Articles about our work:
Wolf, Joshua (2014, February 11). Spacebridge: Google Hangouts circa 1983, Journalism That Matters https://journalismthatmatters.org/blog/2014/02/11/spacebridge-google-hangouts-circa-1983/
Donally, Katie (2011, February 3). A Conversation with Internews Interactive’s Evelyn Messinger. American University Center for Social Media http://centerforsocialmedia.org/future-public-media/public-media-showcase/conversation-internews-interactives-evelyn-messinger
Saks, Lauren (2009, April 15). Meet Multimedia Producer Evelyn Messinger. PBS.org
Wilner, Paul (2008 January 13). Broadcasting A Global Sampler. New York Times http://query.nytimes.com/gst/fullpage.html?res=9D03E6DC1739F930A25752C0A96E9C8B63&scp=2&sq=evelyn messinger&st=cse
Feature without byline (2008, November 23) Spotlight on Know the News. European Journalism Centre
Pullella, Maria (2007, November 11). Opening the Door for Political Dialogue: RedBlue A New Online Project. Institute for Public Administrationhttp://www.ipa.udel.edu/crp/synergy/vol5no1/adrinaction.html
Quistgaard, Kaitlin (2001, June 15) Making Television Matter. Salon.com http://www.salon.com/2001/06/15/worldlink
Meier, Andrew (1985, December 1) The Russian (Media) Revolution. Wired Magazine https://www.wired.com/1995/12/meier/
Articles by Evelyn Messinger:
THE FULCRUM (2019, August 19) A Place To Go: How Democracy Can Save Itself https://thefulcrum.us/civic-ed/a-place-to-go-how-democracy-can-save-itself
TRACK TWO: AN INSTITUTE FOR CITIZEN DIPLOMACY (2018/2019) The Enemy You Know: Russians and Americans in an Age of Hysteria – Six articles https://www.trackii.com/post/2019/09/23/never-trust-a-politician-whom-do-we-trust-2019
QUALCOMM SPARK (2012, September 5) Election Disruption: Digital Citizens and Mass Media http://spark.qualcomm.com/blog/election-disruption-digital-citizens-and-mass-media
PBS MEDIASHIFT (2012, August 23) A Bold Experiment: Sending Citizen Reporters To Cover National Conventions http://www.pbs.org/mediashift/2012/08/a-bold-experiment-sending-citizen-reporters-to-cover-national-conventions236.html?utm_source=Daily+Must-Reads+from+MediaShift&utm_campaign=6f4a796e21-Daily_Must_Reads10_24_2011&utm_medium=email
THE WHITMAN INSTITUTE (2012, January 25) TPOWS: Media As Mediation http://thewhitmaninstituteblog.blogspot.com/2012/01/tpows-media-as-mediation.html
PBS MEDIASHIFT (2011, November 2) Convergence 2.0: How Public TV Can Save Democracy http://mediashift.org/2011/11/convergence-2-0-how-public-tv-can-save-democracy306/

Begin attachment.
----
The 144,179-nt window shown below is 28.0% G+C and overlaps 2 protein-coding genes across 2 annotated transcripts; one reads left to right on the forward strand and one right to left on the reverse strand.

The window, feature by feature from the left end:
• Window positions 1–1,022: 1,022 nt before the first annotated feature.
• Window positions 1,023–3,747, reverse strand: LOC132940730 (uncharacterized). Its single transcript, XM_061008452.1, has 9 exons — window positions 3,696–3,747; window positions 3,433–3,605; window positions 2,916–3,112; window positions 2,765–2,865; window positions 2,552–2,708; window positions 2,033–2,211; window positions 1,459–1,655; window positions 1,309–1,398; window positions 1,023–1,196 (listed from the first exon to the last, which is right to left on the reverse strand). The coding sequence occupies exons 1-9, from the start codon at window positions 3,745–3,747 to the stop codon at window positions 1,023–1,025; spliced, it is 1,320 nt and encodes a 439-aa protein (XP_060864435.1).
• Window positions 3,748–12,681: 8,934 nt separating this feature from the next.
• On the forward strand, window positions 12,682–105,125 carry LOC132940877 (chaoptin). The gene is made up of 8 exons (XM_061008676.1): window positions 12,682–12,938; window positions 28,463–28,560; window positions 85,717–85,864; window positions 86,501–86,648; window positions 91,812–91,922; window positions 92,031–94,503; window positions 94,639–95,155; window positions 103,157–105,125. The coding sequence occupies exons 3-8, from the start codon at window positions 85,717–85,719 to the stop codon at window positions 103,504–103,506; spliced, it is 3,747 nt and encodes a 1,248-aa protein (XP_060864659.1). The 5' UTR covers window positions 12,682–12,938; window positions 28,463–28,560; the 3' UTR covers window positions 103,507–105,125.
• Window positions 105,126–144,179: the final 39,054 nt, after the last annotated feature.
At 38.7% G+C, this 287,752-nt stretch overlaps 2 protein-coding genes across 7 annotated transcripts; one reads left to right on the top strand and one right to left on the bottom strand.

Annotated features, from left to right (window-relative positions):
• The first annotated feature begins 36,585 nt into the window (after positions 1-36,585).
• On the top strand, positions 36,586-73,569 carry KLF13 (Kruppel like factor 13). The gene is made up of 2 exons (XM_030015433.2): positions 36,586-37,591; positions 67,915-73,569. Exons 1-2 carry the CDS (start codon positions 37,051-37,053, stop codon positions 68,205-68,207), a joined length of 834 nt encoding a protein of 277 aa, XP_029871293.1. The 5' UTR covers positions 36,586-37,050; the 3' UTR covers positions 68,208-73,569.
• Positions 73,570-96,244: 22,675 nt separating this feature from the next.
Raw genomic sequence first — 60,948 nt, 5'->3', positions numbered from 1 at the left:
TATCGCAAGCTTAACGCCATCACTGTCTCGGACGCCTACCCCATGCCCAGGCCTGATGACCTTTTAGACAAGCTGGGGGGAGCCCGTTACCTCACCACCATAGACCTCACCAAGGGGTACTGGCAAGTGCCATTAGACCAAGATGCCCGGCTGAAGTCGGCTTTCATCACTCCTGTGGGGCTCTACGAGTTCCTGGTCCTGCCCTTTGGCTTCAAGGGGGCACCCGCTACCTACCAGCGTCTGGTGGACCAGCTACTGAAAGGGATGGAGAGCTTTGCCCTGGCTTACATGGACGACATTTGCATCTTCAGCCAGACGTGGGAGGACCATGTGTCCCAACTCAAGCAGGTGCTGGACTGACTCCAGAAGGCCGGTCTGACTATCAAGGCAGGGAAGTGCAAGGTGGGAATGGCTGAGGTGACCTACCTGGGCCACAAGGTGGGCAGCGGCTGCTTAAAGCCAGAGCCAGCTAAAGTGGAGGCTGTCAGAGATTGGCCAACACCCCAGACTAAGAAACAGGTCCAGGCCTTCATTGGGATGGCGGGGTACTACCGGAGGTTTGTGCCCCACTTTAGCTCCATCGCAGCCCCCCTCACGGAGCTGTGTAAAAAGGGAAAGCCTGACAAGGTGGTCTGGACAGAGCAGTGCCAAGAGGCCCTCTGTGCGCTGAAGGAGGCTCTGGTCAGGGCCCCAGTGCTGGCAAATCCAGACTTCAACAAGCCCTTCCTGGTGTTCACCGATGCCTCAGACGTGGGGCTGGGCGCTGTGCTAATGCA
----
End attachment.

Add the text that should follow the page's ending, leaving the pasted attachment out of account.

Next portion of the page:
PBS MEDIASHIFT (2011, October 3) Attack of the Attack Ads: Citizens United and the 2012 http://mediashift.org/2011/11/convergence-2-0-how-public-tv-can-save-democracy306/
HUFFINGTON POST (2009, May 5) Pakistani Women Protest Taliban But Support Islamic Law http://www.huffingtonpost.com/2009/05/14/pakistani-women-protest-t_n_203636.html
THE NATION (1999, November 9)Tiny Television – Against the Odds, Pirate TV Banishes Barriers https://www.thefreelibrary.com/tiny+television+-+Against+the+odds%2c+pirate+TV+banishes+barriers.-a059694160
WHOLE EARTH REVIEW (1993) Channel X: Pirate TV in Eastern Europe https://web.archive.org/web/20071023075331/http://www.tranquileye.com/free/files/kanalx.txt
Tiny Television – Against the Odds, Pirate TV Banishes Barriers
Originally Published in The Nation
November 29, 1999 | Messinger, Evelyn
It’s been nearly a decade since the collapse of Communism showed that running a dictatorship takes, among other things, lots of bandwidth. When any political system implodes, frequencies become available. Across the former Communist countries, people bribed or cajoled or otherwise wrenched frequencies away from the chaotic and corrupt remnants of the collapsing systems and won their very own TV channels. The majority of commercial electronic media outlets in post-Communist countries today were born as unlicensed pirates. They include television and radio stations, even cable and sometimes satellite channels. Let’s just call all of it “Tiny TV”.
In Macedonia and Moscow, Jerusalem and Beirut, Kazakhstan and Kyrgyzstan, a new world order (and disorder) of television was born in the early nineties. Although talent is as rare as it has always been, the basic concepts of video production have turned out to be no more difficult to learn than driving a car. Camcorders and computer-based editing have made single-person production commonplace. Transmission hardware can often fit in a suitcase. Using home-satellite dishes, the Tinys can stealthily catch and rebroadcast the crumbs of satellite-transmitted Eurosport, MTV and CNN as they whiz past, heading for more lucrative destinations.
The very presence of pirate radio and TV stations has forced changes in the law. In Prague, Radio Stalin took up residence in the base of a toppled Stalin statue. It proved so popular that no one dared shut it down. Consequently, new laws were written and there are now hundreds of tiny radio stations in the Czech Republic. In Russia, Ukraine and many other places, tiny local stations became so popular that government attempts to shut them down failed, and they now exist legally.